Tray Mountain was a very spectacular ride. I have watched several videos of this trail, but the videos did it no justice. The ride up the west side of the mountain was uneventful, but cresting the top you are greeted with a sign saying "4x4 ONLY". The path down the east side of the mountain is very adventurous and not for the faint of heart. Once you get a bit down the trail, you are fully committed, there is no turning around. It took us a few hours to finish the trail and my son and I really felt a sense of accomplishment making it through in one piece. We continued east and finished up through Charlie's Creek NW of Clayton, GA. This evening we opted to get a room in Clayton as we were expecting to see another night of 17 degree temps.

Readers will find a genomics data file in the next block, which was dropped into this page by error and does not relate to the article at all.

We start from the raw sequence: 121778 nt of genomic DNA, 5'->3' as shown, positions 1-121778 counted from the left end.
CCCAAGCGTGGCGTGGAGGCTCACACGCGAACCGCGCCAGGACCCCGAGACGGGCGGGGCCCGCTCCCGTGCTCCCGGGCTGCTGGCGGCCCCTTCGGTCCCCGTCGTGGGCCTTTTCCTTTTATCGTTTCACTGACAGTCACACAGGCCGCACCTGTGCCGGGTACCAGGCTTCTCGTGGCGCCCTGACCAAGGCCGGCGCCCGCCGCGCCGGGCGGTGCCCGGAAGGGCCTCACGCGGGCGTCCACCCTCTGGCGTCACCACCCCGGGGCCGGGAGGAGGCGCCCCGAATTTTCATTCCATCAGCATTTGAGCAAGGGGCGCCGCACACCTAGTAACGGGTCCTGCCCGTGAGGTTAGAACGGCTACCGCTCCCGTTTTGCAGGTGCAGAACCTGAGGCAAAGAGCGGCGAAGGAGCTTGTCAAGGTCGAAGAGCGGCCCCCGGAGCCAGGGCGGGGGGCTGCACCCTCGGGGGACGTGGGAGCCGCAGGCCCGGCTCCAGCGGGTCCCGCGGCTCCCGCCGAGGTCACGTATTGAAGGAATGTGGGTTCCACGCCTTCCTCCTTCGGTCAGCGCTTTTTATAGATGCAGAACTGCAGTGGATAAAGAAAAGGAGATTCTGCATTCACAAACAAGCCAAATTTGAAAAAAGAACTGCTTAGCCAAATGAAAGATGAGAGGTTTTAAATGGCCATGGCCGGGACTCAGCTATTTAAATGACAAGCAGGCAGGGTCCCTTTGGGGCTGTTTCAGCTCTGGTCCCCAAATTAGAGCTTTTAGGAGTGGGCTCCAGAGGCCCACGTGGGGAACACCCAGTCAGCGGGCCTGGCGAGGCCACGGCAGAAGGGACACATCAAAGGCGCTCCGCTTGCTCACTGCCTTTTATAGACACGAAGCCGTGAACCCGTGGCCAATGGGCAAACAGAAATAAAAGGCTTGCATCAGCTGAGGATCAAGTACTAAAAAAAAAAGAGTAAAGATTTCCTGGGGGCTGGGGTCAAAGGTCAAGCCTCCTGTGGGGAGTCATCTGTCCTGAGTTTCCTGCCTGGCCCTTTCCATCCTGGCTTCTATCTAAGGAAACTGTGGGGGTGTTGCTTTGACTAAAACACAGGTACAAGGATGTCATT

On the third day, we back tracked to where Charlie's Creek eneded and picked up the GT track. On this day we would finish the GT around 2pm. We had planned to camp at the end of the traverse, but once we finished we decided we would haul butt up to Ashville NC and take a run at Hurricane Creek Road. Also watched several videos on this run the latest posting in February. It took us about 1.5 hrs to make the drive up there and exiting off HWY 40 onto the start of the trail.